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Inside the unlicensed counseling that led Boston students to allege emotional abuse

Boston Public Schools allowed students to be subjected to unorthodox group therapy for years

Many students and staffers described the Boston Student Advisory Council’s Re-evaluation Counseling sessions as inappropriate and dangerous, among them (clockwise from top left) student Khymani James, ex-staffer Margaret Fiori, student Charlene Adames-Pimentel, and former employee Jeff Foulkes.Jessica Rinaldi/Globe Staff, Corey Sipkin for The Boston Globe and Jakub Mosur for The Boston Globe

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As a Boston high school sophomore, Keondre McClay said he was pressured by the head of a district-sponsored youth advocacy program to attend an overnight retreat in Newton, where white adults asked the Black teenager to wrestle out his emotions on a gym mat with them. They said it would help him purge his trauma from experiencing racism.

McClay fled to his room. Jenny Sazama, the program leader, and other retreat participants chased after him. For more than an hour, he recalled recently, they hugged him on his bed and entreated him to return to the group “counseling” session while he hid under the covers screaming, “Please leave me alone!”


When they eventually left, he locked the door, but someone got the facilities manager to unlock it. McClay called someone to help him get home at midnight.

“I was, for lack of a better word, assaulted,” said McClay, now 21, a former student representative to the Boston School Committee.

The retreat was part of an unorthodox brand of group therapy Sazama introduced to the Boston Student Advisory Council, a prestigious student government group that advises the superintendent and School Committee on education policy. In a report released by the school department Monday, an independent investigator wrote that students described the “Re-Evaluation Counseling” sessions as “weird, uncomfortable, and cult-like.” But the report barely scratched the surface of students’ experiences.

"I was, for lack of a better word, assaulted," said Keondre McClay, shown here as a student in 2015. Keith Bedford/Globe Staff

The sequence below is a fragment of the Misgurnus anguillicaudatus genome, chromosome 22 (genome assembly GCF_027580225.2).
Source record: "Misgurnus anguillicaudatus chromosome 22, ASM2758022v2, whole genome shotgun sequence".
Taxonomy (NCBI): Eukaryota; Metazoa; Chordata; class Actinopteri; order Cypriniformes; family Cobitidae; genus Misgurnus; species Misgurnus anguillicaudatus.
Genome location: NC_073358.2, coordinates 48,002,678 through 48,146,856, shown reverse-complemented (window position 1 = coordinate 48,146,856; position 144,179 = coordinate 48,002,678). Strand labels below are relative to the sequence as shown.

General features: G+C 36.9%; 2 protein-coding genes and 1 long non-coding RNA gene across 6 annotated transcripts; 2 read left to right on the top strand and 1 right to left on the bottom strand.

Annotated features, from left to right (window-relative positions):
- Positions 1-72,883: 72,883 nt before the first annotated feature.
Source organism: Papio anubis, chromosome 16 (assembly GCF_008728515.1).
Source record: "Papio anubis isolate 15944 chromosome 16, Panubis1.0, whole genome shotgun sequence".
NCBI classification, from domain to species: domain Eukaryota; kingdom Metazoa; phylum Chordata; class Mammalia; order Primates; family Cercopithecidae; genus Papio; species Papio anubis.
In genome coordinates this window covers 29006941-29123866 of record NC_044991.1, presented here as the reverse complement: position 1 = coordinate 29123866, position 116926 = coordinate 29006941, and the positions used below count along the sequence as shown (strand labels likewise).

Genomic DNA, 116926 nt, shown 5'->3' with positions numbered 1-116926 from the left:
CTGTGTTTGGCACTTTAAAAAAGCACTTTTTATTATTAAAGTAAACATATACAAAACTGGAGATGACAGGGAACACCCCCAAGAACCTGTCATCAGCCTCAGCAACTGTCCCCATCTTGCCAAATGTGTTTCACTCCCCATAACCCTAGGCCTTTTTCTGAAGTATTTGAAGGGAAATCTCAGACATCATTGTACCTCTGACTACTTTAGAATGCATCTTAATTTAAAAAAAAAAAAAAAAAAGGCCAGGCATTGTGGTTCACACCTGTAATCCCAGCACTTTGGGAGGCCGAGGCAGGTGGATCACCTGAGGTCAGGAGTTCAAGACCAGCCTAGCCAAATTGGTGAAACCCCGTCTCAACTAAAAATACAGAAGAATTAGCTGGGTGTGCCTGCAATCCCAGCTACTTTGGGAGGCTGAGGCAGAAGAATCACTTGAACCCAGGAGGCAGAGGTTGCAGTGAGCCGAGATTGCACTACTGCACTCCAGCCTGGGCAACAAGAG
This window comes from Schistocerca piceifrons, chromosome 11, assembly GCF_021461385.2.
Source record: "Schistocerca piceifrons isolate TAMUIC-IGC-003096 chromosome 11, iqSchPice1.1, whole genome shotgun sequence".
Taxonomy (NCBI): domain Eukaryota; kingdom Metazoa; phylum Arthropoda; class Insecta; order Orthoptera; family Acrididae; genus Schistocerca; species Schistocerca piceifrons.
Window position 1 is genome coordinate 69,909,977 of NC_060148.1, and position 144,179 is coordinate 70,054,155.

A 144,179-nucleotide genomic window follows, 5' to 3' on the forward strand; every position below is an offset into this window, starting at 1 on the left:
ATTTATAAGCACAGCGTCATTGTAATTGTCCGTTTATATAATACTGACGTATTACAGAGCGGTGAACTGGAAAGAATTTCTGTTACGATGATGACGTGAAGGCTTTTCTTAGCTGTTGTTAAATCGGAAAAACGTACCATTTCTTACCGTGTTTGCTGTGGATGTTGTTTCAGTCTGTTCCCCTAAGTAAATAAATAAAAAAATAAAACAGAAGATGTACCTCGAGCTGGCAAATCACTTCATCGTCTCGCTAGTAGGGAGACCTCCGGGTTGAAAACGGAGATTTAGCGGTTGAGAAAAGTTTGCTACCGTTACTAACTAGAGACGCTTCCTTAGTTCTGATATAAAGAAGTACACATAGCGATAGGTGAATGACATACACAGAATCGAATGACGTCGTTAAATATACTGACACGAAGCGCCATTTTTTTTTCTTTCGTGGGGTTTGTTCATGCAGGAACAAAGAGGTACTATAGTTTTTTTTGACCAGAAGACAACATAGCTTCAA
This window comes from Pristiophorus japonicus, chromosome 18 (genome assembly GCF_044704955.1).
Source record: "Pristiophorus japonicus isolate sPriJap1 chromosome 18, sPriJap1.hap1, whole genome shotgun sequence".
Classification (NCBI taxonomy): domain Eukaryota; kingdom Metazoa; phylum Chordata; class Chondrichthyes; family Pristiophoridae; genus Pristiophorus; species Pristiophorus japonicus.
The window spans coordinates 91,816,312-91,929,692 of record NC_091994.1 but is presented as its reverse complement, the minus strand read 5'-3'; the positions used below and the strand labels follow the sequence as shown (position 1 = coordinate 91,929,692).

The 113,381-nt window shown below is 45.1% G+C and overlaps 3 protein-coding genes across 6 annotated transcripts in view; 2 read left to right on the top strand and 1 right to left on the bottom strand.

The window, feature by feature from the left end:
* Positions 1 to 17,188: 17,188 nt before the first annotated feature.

In “RC,” students were encouraged to share intensely personal information in a group, and to cry, yell, or scream, with no professional follow-up. Twice-monthly sessions took place in the basement of Sazama’s home in Jamaica Plain, but the teens also participated in RC gatherings, like the one McClay attended, with adult strangers.


The sessions continued for at least 15 years, with little oversight by the Boston Public Schools, which hired Sazama as an outside contractor to run the council. Sazama, who holds no credentials to provide mental health care, is a lifelong devotee of RC and a leader in the international organization that promotes it.

RC has crept into progressive circles here and around the country. Its founder briefly collaborated with Scientology founder L. Ron Hubbard in the 1950s, and its core philosophy, which bears some similarities to Hubbard’s Dianetics, prescribes regularly relating painful memories to a peer counselor or group and releasing strong feelings by crying, shaking, or screaming as the best salve for psychological wounds.

More than a dozen current and former student advisory council members and staffers interviewed by the Globe described the sessions as inappropriate and disturbing. A number said Sazama actively discouraged them from seeking more traditional forms of professional mental health care, including psychiatric medication, which RC leaders regard with suspicion.

“There is no such thing as a psychological ‘disorder,’” Sazama wrote in 2006, in one of her voluminous postings to the RC website, echoing the group’s position. “The ‘disorders’ are made-up names that describe distresses, and their purpose is to sell drugs for profit.”

The students said Sazama manipulated them, using her knowledge of their personal issues to get them to attend meetings and, at times, regional RC gatherings with adults from outside the school district, without fully informing their parents. McClay said Sazama even occasionally paid his cellphone bill to get him to attend these retreats.


Students said Sazama often blurred boundaries by sharing her own struggles to a degree that made some students uneasy. And they described the counseling sessions as traumatic.

“How could any wellness be occurring if people are constantly crying and we’re constantly talking about trauma?” said Charlene Adames-Pimentel, a senior at Boston Latin Academy.